The study analyzed a regression model investigating the impact of “food reputation” on “willingness to eat” (WTE) through the sequential mediation of “food emotions” (positive and negative) and “food preference” in participants’ preferred (pizza) and dispreferred (offal) foods. Analyses revealed that “food reputation” generally has a positive and significant indirect effect (through the mediation of “food emotions” and “food preference”) on the “WTE” in both preferred and dispreferred foods. It also emerged a positive mediation effect of “positive food emotions” in predicting the “WTE” preferred and dispreferred food. “Negative food emotions” have a negative mediation effect in predicting the “WTE” dispreferred food. Results showed that positive and negative food emotions have a greater impact on “WTE” for the dispreferred food than for the preferred one. Results highlight how emotions related to a particular food significantly influence the willingness to eat it. However, a clear predominance of cognitive factors (food reputation) over emotional ones in predicting the “WTE” of preferred and dispreferred foods was also found. This predominance is confirmed by the latest hypothesis, which shows that foods with a worse reputation are also those that are more influenced by emotions.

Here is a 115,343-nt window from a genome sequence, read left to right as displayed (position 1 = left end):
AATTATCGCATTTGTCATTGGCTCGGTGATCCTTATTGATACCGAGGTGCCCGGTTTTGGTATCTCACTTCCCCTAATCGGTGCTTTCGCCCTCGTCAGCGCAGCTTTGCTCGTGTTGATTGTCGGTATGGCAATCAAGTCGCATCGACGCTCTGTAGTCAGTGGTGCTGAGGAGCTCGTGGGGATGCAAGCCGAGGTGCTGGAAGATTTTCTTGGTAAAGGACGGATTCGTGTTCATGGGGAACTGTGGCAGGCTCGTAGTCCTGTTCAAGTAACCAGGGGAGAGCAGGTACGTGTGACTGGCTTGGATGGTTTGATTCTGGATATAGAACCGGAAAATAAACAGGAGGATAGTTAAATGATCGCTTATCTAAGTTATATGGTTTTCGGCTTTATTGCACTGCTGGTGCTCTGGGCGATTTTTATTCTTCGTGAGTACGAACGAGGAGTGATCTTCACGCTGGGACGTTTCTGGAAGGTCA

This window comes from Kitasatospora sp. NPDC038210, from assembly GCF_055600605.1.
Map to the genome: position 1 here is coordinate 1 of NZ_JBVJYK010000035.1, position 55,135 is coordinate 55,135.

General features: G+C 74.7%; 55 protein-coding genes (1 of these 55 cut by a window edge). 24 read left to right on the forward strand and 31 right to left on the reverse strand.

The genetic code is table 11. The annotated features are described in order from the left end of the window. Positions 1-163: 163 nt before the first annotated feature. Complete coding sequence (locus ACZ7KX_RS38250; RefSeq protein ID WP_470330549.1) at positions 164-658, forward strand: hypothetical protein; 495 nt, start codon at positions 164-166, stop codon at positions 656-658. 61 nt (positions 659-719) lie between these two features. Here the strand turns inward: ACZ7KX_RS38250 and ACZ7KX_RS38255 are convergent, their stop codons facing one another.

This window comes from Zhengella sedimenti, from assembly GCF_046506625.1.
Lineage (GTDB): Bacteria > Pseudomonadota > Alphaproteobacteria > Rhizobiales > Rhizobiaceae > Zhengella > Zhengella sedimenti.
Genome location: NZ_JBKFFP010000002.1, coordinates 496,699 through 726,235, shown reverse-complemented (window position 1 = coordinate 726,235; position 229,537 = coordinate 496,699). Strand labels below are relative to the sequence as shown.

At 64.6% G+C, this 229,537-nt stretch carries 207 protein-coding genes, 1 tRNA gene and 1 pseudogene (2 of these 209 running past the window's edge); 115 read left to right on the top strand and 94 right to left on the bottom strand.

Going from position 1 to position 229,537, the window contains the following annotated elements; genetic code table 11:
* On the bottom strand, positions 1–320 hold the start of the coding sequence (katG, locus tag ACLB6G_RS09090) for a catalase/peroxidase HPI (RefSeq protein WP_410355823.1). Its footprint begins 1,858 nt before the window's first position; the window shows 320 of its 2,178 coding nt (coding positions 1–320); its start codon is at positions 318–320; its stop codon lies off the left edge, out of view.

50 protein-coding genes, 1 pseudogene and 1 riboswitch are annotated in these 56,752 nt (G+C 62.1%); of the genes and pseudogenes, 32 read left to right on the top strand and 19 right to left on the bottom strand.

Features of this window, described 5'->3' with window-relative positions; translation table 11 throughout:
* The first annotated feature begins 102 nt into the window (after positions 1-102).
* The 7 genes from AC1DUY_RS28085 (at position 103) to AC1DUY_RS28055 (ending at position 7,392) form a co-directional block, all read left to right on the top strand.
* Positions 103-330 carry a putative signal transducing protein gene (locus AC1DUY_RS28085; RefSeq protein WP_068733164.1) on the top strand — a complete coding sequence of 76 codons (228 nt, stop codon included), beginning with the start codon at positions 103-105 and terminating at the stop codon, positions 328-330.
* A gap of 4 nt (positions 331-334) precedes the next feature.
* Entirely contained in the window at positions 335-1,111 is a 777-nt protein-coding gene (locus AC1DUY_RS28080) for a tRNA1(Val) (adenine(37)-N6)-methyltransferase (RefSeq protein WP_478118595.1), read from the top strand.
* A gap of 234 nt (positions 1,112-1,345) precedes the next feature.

Reputation and emotion: how the mind drives our food preferences and choices / Milani, Alessandro; Ganucci Cancellieri, Uberta; Petruccelli, Irene. - (2022), pp. 1367-1367. (Intervento presentato al convegno 30º Congresso Nazionale dell’ Associazione Italiana di Psicologia (AIP) - Tutte le sezioni tenutosi a Padova).